Tracy Kampa

A library group once held an essay contest titled “What your librarian wants you to know.” While I didn’t enter the contest, that phrase has taken up a small corner of my brain since. Here, then, is what YOUR librarian wants you to know.

The smile that I give you when you walk up to the desk is genuine; I am delighted that you are here, and I’m especially delighted that you feel comfortable enough to ask me your question. The slight frown and wrinkled brow that may follow your question have absolutely nothing to do with you, and everything to do with me trying to get it right. Inside my head, I’m trying to make sure I understand the question, clarify your assignment or request, and assess the level of interaction you are seeking. (Sometimes, you’ve used up all your courage just to ask the question…my throwing information at you might result in anxiety.) I am also mentally going through everything I know I can find in our collection and trying to come up with Dewey-approved search terms that will best lead us to the answer.

My next questions are just to define parameters: Do you need a book of a certain length? (An aside to educators here: There are publishing standards for many books, especially children’s books. Did you know that most biographies are about a hundred pages? While you certainly know that your fifth or sixth grader can read a longer biography, they are rare. I so appreciate you wonderful educators who look for quality of content rather than the number of pages!) If you’re just looking for a good book, I might ask you what you read last that you really liked. I promise you that I don’t care AT ALL what the answer is, it’s just that that question gets me in the ballpark faster. You can even tell me that you’ve never read a book you enjoyed, and I’ll applaud your honesty. My Grandma used to say that there’s a lid for every pot; in the library, we know, every book has its reader. Again, if your response is met by a quizzical look by me, please know that I’m just thinking.

While we are walking to find your book, I’m often talking about why we are going to a certain area. I’m giving you a tiny lesson about how to find things in the library, about how books are arranged, or about how the author’s last name is the most important piece of information we need to find a particular book. You don’t have to listen to or remember, any of what I’m prattling on about. I’m here to help you find whatever you need, but I know that some young patrons are genuinely curious about how the books are organized. They’d like to crack the code, both to learn more, and so that they might be able to search more independently in the future.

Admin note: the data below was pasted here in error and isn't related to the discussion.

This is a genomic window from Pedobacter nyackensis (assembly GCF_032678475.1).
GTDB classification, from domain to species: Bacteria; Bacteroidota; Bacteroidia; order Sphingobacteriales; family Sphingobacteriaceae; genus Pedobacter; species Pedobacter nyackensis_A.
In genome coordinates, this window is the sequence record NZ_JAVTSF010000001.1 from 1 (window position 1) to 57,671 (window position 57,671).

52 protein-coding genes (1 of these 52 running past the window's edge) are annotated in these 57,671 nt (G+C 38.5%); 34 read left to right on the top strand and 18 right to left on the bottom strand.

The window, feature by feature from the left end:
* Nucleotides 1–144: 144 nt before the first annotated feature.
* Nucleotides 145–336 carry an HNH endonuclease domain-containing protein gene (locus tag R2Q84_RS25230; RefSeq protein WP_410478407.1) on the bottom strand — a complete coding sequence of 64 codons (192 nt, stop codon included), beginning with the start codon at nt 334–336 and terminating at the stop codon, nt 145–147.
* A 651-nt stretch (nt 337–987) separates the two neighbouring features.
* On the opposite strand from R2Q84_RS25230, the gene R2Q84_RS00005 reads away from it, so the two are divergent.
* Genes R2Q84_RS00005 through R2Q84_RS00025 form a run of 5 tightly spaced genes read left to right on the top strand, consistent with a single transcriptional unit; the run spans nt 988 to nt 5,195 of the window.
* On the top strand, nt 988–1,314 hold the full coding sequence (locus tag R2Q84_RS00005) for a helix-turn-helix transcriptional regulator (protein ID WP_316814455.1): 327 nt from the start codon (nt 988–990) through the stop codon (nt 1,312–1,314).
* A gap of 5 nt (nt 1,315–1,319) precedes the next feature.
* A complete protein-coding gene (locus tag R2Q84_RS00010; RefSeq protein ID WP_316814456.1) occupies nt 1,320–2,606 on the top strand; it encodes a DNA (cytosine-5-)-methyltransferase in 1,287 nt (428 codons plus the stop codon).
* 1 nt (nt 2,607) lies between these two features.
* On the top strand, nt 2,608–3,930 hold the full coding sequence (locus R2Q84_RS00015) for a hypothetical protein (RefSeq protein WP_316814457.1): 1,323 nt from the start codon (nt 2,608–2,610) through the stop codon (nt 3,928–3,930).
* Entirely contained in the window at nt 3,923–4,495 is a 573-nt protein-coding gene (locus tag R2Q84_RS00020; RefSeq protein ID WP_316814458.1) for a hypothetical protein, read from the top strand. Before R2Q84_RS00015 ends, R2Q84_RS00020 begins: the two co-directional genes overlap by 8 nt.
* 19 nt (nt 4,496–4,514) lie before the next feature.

If all is as it should be, and a stray three-year-old hasn’t helpfully re-arranged the shelves for us, we’ll find your book. If you’re trying to find a good book to read, I may suggest another title or two, and encourage you to check them all out. Finally, this is the most important thing I want you to know: If I somehow missed the mark, if I interpreted something you said incorrectly, please, please, please come back and give me another chance. Helping you find a book you enjoy is the most important thing I do. And that is what I want you to know.

This week at your library:

Monday, Feb. 25 at 9:30 and 10:30 a.m., it’s Book Time!

Join ECFE teachers in the Story Circle for books, songs, finger plays, flannel board stories, and all other sorts of fun! Then move to the Community Room for a snack, a craft, and a time to play and visit.

Thursday, Feb. 28, 6 p.m.

Experience the sights and culture of Nepal through photos and stories. Join Kim Young as she shares her adventures with Global Dental Relief. Along with providing dental care to children in need, her journey included visiting a weaving group that empowers women and hiking on the Mt. Everest trail.

Friday, March 1 at 10:30 a.m., join us for Tiny Explorers!

Are you a baby looking for adventure? This program is geared towards our littlest patrons, age birth to 23 months. Sensory experiences will be available for babies to explore in a safe environment. Meet other caregivers. Eat crackers.

Saturday, March 2 at 10:15 and 11:15 a.m., it’s time for Saturday Story Time!

Join ECFE teachers in the Story Circle for books and songs, then move to the Community Room for a snack, a craft, and a time to play and visit. Families may earn one Baby Steps coupon for attending this Story Time.


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